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Between Two Worlds: A Critical Introduction…
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Between Two Worlds: A Critical Introduction to The Master and Margarita

by Andrew Barratt

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The Master and Margarita is a top-shelf, world-class novel, a Russian novel by the Little Russian that bounds past the geographical limits of its origin to expose the universal human condition to the careful reader. The first-timer should read M&M without the restrictive viewpoint of the literary critic, but at the second, third or subsequent read may wish to explore what others have gleaned. Then the reader should consult a top-shelf literary criticism such as Between Two Worlds, by Andrew Barratt, who is on a par with the likes of Richard B. Sewall. Then Mikhail Bulgakov's literary magic that captivates us in our naive reading will be revealed. But unlike a magic trick revealed, we do not feel cheated, just more in awe of a great master.

Barratt elevates his analysis on the three pillars of historical context, structure and interpretation and uses them to provide multiple dimensions in which to view what is actually on the printed page. Other critics have characterized M&M as a Menippean satire, or as a medieval mystery play, shortcuts attempting to capture the whole work in a single phrase. Does this help us any in understanding the book itself, however? Lesley Milne quotes the critic, V. Lakshin, in dismissing the former, then proceeds to promote the latter herself. Great literature cannot be so contained. Barratt examines M&M as autobiography, as satire, as allusion, but it is none of these in its entirety. As he says, it is a mistake to take the part for the whole.

Barratt poses fundamental questions, who is Woland and why has he come to Moscow, and, similarly, who is Yeshua and why has he come to Yershalaim? A host of other questions ensue from these two, but it is not the particular answers themselves which are revealing. If you will, it is the process of revealing that is revealing, for we do not come to a single answer to these questions. As we read farther into the novel, and as we re-read on subsequent occasions, our answers to these questions change as deceptions are cast aside and deeper meanings revealed.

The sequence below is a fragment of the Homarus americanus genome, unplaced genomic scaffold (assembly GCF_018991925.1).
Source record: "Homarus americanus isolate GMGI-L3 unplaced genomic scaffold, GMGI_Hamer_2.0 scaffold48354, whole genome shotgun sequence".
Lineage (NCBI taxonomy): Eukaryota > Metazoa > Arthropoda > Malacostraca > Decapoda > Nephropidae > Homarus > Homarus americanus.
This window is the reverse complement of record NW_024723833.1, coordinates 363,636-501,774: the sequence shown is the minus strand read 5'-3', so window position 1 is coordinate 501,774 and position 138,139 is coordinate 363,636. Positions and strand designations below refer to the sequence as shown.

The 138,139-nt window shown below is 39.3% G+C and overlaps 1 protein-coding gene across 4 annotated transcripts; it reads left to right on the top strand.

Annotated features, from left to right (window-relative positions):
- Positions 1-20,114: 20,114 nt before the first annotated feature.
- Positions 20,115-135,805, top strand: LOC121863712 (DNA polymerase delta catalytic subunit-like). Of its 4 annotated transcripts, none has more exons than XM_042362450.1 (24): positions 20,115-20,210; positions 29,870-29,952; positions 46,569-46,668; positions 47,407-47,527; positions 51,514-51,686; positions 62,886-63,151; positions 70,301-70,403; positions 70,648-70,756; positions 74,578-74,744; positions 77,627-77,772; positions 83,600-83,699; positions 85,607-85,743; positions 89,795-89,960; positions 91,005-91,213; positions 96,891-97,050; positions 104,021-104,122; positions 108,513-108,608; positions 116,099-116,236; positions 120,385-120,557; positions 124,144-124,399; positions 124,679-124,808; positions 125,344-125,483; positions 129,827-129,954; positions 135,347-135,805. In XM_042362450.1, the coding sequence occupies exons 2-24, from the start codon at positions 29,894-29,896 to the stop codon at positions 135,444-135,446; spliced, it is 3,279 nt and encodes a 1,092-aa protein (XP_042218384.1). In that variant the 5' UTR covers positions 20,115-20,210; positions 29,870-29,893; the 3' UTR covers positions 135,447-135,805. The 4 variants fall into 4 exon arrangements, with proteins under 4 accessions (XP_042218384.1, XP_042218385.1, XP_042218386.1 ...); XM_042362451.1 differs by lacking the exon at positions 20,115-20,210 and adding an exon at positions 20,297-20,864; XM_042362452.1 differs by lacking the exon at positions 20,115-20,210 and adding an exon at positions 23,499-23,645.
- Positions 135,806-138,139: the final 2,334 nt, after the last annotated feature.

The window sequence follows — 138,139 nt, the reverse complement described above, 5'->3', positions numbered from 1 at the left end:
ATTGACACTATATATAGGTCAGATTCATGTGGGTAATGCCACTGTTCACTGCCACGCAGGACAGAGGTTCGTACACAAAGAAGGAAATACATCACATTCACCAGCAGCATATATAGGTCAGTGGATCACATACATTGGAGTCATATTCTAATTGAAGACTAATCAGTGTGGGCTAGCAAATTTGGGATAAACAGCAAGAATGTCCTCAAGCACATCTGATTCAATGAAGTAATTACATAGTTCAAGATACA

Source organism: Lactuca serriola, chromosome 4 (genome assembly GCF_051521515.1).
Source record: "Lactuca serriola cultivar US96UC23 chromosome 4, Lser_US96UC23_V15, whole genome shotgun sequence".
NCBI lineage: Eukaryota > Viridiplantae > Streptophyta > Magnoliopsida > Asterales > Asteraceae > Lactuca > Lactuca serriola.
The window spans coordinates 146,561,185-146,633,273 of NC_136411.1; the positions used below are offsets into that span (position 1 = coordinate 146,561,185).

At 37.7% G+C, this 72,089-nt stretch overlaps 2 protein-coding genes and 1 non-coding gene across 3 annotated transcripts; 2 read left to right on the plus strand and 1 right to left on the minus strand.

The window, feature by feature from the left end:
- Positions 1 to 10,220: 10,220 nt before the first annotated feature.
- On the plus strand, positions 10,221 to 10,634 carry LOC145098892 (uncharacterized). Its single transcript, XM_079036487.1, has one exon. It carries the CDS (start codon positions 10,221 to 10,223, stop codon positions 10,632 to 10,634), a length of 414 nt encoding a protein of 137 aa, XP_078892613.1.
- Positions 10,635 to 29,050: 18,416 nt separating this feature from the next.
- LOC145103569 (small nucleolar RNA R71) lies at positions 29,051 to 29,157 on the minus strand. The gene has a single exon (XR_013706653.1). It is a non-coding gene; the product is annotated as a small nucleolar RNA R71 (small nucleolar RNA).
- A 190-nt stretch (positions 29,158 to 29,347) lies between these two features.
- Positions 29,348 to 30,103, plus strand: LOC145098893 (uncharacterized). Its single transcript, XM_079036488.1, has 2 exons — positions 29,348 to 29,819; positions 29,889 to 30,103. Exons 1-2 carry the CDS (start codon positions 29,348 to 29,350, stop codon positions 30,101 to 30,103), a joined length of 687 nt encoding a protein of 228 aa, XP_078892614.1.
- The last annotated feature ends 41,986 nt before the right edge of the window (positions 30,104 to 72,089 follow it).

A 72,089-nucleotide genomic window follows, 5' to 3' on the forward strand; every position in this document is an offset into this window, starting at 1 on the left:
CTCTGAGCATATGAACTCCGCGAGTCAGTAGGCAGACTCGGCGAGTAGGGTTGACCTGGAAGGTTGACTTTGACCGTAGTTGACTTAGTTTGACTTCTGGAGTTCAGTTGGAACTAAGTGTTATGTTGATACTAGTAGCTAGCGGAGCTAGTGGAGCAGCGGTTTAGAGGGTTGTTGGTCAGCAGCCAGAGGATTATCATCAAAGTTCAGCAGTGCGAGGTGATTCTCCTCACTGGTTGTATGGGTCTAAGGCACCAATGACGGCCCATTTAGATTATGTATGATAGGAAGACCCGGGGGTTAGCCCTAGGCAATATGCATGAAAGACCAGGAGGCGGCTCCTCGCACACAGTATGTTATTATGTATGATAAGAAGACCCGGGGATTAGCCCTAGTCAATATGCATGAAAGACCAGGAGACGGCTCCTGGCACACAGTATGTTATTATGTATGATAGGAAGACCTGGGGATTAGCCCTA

We suspect, from the epigraph, that the Woland who appears at Patriarch's Ponds is Mephistopheles and may mildly scorn Berlioz and Bezdomny for not realizing this immediately. But Woland is not Mephistopheles, not entirely, perhaps not at all, the poodle motif notwithstanding. More and more of Woland is revealed as we read further, a process that Barratt calls a 'progressive unfolding'. The demonic doings in Part 1 give way to a divine plan in Part 2 and our perception of Woland, the prime mover, changes from devil to celestial agent. In the Epilogue, the last folds are unfolded, and we see Woland's retinue, Koroviev, Behemoth, and Azazello, revealed as they truly are. Woland also is revealed, but what do we see? It is Margarita who looks on him, but Margarita would have been unable to say what the reins of his horse were made of and thought they were possibly chains of moonlight and that the horse itself was just a lump of darkness, the horse's mane a cloud, and the rider's spurs white blurs of stars. Woland isn't seen at all, and even his horse is just a shadow in the night sky. The last revelation of Woland reveals--nothing. What is inside the innermost matryoshka doll? Some mysteries must remain.

Yeshua brings his simple, but powerful, belief in the goodness of mankind to Yershalaim and predicts that the kingdom of truth and justice will come--an anarchic kingdom where authorities such as Caesar (and by extension, Stalin) will be superfluous. This truth was buried in the gospels underneath dogmas more accommodating to the entrenched powers. This truth emerged in the Master's novel, but was again suppressed, this time by the literary authorities lead by Berlioz. Bezdomny may return to the story after his sojourn as historian. But we have learned to recognize this 'progressive unfolding' from reading Bulgakov, and can perhaps similarly discover the truth in other works which tap into this same Muse. To discover the story behind the story, thanks to Barratt. ( )
6 vote WilfGehlen | Oct 4, 2009 |
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Amazon.com Product Description (ISBN 0198156642, Hardcover)

Mikhail Bulgakov's masterpiece, The Master and Margarita, is by general consent one of the most important, controversial, and original novels to have emerged from the Soviet Union. The first comprehensive study of this novel in English, Between Two Worlds describes its genesis and reception inside and outside the Soviet Union.

(retrieved from Amazon Thu, 12 Mar 2015 18:20:05 -0400)

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